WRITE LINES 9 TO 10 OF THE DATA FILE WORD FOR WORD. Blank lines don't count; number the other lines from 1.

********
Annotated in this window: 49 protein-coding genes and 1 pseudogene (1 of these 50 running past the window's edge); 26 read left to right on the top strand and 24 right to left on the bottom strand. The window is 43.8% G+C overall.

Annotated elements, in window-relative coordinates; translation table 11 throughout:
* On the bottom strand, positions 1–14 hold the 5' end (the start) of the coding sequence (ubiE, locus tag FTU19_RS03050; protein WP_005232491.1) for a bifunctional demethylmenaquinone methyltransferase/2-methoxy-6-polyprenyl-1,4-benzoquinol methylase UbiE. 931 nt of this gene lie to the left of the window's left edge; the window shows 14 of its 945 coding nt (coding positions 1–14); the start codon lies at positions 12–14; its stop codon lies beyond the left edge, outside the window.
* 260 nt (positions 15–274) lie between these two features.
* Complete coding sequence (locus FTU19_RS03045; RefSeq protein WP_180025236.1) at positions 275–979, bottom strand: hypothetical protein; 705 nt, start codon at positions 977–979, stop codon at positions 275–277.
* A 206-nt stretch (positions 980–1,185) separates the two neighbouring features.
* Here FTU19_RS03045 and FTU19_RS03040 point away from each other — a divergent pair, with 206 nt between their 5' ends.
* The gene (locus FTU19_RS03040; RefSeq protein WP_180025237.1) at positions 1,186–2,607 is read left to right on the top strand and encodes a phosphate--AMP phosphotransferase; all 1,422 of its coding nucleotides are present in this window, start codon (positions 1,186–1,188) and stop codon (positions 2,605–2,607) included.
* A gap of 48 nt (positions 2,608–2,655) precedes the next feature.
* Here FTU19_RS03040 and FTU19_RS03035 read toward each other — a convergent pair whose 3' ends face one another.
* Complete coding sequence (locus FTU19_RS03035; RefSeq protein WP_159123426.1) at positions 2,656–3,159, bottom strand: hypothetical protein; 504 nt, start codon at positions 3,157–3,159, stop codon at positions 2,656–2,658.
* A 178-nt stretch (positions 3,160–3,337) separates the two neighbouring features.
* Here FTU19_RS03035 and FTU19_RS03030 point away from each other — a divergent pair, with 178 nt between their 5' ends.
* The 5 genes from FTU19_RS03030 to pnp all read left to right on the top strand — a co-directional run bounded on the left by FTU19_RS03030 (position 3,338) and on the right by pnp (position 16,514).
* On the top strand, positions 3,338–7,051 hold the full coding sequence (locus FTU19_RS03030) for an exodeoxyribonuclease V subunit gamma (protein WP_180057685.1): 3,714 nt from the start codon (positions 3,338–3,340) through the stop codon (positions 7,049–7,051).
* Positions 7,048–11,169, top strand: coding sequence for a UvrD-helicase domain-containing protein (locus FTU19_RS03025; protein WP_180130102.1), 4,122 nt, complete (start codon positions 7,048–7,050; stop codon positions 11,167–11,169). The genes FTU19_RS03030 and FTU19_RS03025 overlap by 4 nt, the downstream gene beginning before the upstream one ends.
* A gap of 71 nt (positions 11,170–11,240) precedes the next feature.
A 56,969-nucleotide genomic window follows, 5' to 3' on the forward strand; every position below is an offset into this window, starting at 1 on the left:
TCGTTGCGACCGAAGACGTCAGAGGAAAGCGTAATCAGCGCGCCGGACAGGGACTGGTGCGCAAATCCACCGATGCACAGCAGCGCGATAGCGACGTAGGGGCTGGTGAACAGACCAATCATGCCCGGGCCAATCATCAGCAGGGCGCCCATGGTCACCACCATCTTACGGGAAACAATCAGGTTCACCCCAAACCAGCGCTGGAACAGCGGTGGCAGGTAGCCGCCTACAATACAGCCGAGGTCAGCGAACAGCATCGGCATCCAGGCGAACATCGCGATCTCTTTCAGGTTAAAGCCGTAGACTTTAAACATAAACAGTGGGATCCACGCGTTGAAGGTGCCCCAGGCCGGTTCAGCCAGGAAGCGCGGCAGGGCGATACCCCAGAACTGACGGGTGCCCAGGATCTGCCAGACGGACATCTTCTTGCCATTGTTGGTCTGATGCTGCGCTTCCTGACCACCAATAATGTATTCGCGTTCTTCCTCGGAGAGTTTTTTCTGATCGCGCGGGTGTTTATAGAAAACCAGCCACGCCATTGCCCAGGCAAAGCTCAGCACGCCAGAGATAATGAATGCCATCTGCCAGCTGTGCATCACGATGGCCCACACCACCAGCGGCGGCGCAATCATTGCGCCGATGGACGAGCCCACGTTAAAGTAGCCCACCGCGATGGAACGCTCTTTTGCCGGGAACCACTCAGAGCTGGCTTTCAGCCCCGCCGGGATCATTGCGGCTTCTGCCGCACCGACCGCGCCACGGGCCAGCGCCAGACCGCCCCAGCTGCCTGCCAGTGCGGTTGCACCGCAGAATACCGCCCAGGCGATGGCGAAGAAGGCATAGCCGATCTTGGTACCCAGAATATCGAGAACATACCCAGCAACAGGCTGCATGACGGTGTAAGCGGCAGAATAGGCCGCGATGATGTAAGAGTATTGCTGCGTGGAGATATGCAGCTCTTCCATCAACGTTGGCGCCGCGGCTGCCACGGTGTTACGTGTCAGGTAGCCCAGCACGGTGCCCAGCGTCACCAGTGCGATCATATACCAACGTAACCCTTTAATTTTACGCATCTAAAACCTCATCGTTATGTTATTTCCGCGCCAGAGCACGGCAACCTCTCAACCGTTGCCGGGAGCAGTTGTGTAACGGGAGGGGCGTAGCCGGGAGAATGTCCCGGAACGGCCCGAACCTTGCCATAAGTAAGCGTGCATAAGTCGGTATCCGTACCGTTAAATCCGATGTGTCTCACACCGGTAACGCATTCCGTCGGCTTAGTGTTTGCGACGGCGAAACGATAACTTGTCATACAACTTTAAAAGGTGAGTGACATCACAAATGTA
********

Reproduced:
* A gap of 48 nt (positions 2,608–2,655) precedes the next feature.
* Here FTU19_RS03040 and FTU19_RS03035 read toward each other — a convergent pair whose 3' ends face one another.